Voice over Internet Protocol (VOIP) refers to the transmission of voice using IP networks that are packet switched. VOIP is one of the most essential emerging technologies that facilitate business communications. Just like with other emerging technologies, VOIP suffers a potential for security threats (Aggelou 100). The architecture implemented by the VOIP is significantly different from the traditional telephony that is circuit based; these architectural differences are the core causation of security threats in VOIP. Low operational costs and increased flexibility are one of the most important advantages associated with VOIP for the business enterprise. However, the implementation of VOIP should not be implemented without taking into consideration security problems that VOIP introduces (Bates 74). A common misconception observed in many organizations is that since VOIP is digitalized, they just plug the components into the existing network architecture. VOIP is time critical and it has low tolerance with respect to disruption and losses in packets, the security strategies that are deployed in conventional telephony systems cannot be used in VOIP in its present architecture (Black 89), this means that firewalls and systems for intrusion detection has to be customized for the VOIP architecture, which are presently using a proprietary protocol and the Session Initiation Protocol (SIP). The design and implementation of VOIP on existing network architectures requires a careful security analysis. In addition, the integration of VOIP in a network that is already overloaded is likely to impose serious issues for the organization (Bates 79). There is no single solution that can address all the security challenges of VOIP. This paper addresses the challenges associated with VOIP security at the Business Fusion Ltd, which mainly relies on VOIP for commercial purposes. In addition the paper outlines the counter strategies that can be implemented in order to ensure security in the VOIP systems of the organization.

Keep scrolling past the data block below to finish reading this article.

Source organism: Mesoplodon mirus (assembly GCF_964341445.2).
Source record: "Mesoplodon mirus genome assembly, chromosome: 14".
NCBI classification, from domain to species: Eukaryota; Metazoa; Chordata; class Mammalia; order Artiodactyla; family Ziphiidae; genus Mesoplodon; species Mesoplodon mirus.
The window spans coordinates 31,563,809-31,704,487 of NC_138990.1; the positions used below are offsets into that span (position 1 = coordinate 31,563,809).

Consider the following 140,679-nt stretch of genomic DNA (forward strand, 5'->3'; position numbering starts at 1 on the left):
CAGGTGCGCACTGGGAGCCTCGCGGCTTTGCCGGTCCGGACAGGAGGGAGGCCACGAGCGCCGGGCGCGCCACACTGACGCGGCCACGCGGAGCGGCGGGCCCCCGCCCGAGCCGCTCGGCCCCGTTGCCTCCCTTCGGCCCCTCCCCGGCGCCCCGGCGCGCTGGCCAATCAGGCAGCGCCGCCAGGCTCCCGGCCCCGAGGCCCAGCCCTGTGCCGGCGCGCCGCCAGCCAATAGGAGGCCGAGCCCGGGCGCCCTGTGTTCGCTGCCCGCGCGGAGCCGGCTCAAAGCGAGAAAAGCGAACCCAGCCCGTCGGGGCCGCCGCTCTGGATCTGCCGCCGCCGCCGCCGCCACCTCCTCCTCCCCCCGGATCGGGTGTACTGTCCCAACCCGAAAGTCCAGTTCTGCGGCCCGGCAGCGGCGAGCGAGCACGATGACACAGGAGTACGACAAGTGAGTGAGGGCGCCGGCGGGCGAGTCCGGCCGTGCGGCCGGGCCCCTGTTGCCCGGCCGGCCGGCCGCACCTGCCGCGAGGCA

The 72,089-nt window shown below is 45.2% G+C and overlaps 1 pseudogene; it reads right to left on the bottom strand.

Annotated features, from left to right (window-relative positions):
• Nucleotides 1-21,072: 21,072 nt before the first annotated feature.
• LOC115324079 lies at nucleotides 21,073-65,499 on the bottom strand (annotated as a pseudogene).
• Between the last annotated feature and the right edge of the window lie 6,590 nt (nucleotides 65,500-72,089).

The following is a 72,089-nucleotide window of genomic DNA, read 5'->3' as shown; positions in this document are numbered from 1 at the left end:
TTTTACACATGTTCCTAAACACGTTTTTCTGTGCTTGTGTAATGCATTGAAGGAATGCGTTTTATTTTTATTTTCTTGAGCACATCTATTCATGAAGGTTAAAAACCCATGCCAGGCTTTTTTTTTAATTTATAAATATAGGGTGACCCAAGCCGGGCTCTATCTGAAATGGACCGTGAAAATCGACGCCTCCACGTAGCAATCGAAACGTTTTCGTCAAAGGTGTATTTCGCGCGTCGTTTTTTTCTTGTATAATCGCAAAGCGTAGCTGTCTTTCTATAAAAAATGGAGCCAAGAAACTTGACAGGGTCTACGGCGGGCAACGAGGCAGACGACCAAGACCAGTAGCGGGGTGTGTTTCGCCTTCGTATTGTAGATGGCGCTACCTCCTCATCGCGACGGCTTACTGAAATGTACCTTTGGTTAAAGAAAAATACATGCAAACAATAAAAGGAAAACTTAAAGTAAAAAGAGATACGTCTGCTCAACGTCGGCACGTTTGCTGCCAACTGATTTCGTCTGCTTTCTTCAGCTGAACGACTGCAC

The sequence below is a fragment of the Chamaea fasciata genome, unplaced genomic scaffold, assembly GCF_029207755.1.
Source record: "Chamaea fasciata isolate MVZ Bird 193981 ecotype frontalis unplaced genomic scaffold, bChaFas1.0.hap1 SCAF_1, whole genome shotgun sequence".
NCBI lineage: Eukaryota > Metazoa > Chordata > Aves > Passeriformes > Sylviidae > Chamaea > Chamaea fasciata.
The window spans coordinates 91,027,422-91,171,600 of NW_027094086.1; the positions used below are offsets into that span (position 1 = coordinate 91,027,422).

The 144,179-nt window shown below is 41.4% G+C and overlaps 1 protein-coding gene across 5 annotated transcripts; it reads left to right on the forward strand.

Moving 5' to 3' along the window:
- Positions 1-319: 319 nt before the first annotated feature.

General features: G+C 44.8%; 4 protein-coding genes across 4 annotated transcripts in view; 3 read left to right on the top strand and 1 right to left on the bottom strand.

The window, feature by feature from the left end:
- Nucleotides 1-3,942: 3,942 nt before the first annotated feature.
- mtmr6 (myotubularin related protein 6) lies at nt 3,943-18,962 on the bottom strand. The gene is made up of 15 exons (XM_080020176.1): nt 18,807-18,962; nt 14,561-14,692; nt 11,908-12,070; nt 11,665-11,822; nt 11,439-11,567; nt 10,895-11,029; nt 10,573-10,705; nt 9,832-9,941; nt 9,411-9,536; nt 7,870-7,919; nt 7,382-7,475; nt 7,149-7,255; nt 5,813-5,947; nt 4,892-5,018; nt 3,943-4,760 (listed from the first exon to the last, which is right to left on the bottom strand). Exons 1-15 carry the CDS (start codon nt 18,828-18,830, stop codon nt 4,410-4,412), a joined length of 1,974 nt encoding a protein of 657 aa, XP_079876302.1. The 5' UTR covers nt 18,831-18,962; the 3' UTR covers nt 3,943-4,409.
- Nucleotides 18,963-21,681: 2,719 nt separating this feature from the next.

VOIP systems can take diverse forms including the conventional telephone handsets, mobile units and conferencing units. Other components that have been implemented within the organization to facilitate the use of VOIP include call processors, gateways, routers, firewalls and various protocols. Many of the components of the VOIP systems are mostly integrated with the existing data communications frameworks. However, implementing an effective VOIP system requires the addition of special VOIP hardware and software to the existing data network (Aggelou 41). In addition, the integration of VOIP services into the existing data networks imposes various performance complications on the data network, which are magnified by the security vulnerabilities imposed by VOIP (Tanenbaum 48).